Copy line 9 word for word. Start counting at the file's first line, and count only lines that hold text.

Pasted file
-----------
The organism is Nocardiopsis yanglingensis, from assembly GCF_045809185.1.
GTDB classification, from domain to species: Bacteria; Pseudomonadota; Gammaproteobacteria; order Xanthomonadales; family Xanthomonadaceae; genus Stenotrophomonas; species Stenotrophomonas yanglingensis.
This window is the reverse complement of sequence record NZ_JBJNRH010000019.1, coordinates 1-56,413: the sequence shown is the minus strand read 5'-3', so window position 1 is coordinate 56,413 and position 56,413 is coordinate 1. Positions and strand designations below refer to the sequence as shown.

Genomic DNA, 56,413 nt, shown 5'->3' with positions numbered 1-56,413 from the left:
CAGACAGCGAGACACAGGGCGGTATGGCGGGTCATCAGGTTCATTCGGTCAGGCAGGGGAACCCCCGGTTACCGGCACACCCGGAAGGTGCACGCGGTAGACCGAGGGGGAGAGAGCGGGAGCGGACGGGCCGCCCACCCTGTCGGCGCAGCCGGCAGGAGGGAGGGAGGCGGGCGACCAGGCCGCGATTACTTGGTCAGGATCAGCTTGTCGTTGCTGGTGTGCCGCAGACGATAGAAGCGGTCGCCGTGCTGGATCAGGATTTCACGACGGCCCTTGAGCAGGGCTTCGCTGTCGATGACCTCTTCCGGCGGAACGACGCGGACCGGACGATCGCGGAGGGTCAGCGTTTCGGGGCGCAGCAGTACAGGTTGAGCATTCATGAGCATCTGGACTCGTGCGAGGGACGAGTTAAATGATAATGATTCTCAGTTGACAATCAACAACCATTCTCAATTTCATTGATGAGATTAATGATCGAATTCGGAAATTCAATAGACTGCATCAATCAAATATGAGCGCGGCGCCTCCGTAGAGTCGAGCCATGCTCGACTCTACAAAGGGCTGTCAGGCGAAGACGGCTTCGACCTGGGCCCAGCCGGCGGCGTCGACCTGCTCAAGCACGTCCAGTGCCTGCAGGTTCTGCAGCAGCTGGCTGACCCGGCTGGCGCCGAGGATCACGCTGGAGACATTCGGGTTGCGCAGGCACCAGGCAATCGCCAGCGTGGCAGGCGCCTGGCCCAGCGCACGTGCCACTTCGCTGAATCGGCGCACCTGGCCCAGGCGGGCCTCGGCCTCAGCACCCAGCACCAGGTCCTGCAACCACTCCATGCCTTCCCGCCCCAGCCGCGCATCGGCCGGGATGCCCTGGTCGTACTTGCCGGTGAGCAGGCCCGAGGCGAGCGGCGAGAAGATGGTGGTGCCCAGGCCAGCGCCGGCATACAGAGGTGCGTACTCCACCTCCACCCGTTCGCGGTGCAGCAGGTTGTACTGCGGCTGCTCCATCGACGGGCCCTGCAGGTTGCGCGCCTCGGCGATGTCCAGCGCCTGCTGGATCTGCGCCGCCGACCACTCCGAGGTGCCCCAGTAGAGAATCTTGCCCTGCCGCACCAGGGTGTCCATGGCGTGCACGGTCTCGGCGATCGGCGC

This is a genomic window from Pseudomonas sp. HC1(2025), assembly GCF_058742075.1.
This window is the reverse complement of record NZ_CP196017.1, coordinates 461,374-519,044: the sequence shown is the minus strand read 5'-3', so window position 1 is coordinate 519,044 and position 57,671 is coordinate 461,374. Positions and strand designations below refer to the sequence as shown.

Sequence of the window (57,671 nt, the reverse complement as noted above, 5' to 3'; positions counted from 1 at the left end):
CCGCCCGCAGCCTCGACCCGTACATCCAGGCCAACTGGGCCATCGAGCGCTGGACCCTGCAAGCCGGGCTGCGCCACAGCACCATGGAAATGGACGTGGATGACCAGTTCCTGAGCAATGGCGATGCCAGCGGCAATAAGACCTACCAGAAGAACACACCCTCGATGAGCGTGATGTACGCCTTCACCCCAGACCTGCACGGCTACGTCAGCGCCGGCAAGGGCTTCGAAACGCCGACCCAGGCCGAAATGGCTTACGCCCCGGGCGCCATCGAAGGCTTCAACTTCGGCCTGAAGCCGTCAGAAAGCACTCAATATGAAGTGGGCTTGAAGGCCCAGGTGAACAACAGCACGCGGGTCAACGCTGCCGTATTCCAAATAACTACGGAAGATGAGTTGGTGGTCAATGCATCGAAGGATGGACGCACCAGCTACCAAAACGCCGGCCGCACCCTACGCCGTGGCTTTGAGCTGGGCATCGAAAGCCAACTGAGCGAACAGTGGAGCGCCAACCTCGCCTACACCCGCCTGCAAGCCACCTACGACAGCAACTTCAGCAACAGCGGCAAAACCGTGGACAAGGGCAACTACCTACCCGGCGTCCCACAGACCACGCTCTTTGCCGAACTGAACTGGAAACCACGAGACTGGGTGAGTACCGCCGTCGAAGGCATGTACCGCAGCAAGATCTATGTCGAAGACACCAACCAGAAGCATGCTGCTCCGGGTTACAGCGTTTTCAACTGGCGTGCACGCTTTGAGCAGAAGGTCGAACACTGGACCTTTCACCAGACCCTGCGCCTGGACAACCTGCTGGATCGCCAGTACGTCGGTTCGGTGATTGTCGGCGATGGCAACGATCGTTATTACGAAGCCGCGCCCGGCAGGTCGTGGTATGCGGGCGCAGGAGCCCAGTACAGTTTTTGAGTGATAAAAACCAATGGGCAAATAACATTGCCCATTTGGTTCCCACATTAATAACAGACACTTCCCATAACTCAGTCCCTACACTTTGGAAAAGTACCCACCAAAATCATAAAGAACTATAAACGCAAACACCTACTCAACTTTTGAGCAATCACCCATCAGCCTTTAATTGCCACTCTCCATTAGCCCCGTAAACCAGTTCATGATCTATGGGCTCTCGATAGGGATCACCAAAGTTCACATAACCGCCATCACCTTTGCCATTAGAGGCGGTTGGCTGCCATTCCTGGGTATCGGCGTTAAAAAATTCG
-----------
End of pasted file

CCGCCCGCAGCCTCGACCCGTACATCCAGGCCAACTGGGCCATCGAGCGCTGGACCCTGCAAGCCGGGCTGCGCCACAGCACCATGGAAATGGACGTGGATGACCAGTTCCTGAGCAATGGCGATGCCAGCGGCAATAAGACCTACCAGAAGAACACACCCTCGATGAGCGTGATGTACGCCTTCACCCCAGACCTGCACGGCTACGTCAGCGCCGGCAAGGGCTTCGAAACGCCGACCCAGGCCGAAATGGCTTACGCCCCGGGCGCCATCGAAGGCTTCAACTTCGGCCTGAAGCCGTCAGAAAGCACTCAATATGAAGTGGGCTTGAAGGCCCAGGTGAACAACAGCACGCGGGTCAACGCTGCCGTATTCCAAATAACTACGGAAGATGAGTTGGTGGTCAATGCATCGAAGGATGGACGCACCAGCTACCAAAACGCCGGCCGCACCCTACGCCGTGGCTTTGAGCTGGGCATCGAAAGCCAACTGAGCGAACAGTGGAGCGCCAACCTCGCCTACACCCGCCTGCAAGCCACCTACGACAGCAACTTCAGCAACAGCGGCAAAACCGTGGACAAGGGCAACTACCTACCCGGCGTCCCACAGACCACGCTCTTTGCCGAACTGAACTGGAAACCACGAGACTGGGTGAGTACCGCCGTCGAAGGCATGTACCGCAGCAAGATCTATGTCGAAGACACCAACCAGAAGCATGCTGCTCCGGGTTACAGCGTTTTCAACTGGCGTGCACGCTTTGAGCAGAAGGTCGAACACTGGACCTTTCACCAGACCCTGCGCCTGGACAACCTGCTGGATCGCCAGTACGTCGGTTCGGTGATTGTCGGCGATGGCAACGATCGTTATTACGAAGCCGCGCCCGGCAGGTCGTGGTATGCGGGCGCAGGAGCCCAGTACAGTTTTTGAGTGATAAAAACCAATGGGCAAATAACATTGCCCATTTGGTTCCCACATTAATAACAGACACTTCCCATAACTCAGTCCCTACACTTTGGAAAAGTACCCACCAAAATCATAAAGAACTATAAACGCAAACACCTACTCAACTTTTGAGCAATCACCCATCAGCCTTTAATTGCCACTCTCCATTAGCCCCGTAAACCAGTTCATGATCTATGGGCTCTCGATAGGGATCACCAAAGTTCACATAACCGCCATCACCTTTGCCATTAGAGGCGGTTGGCTGCCATTCCTGGGTATCGGCGTTAAAAAATTCG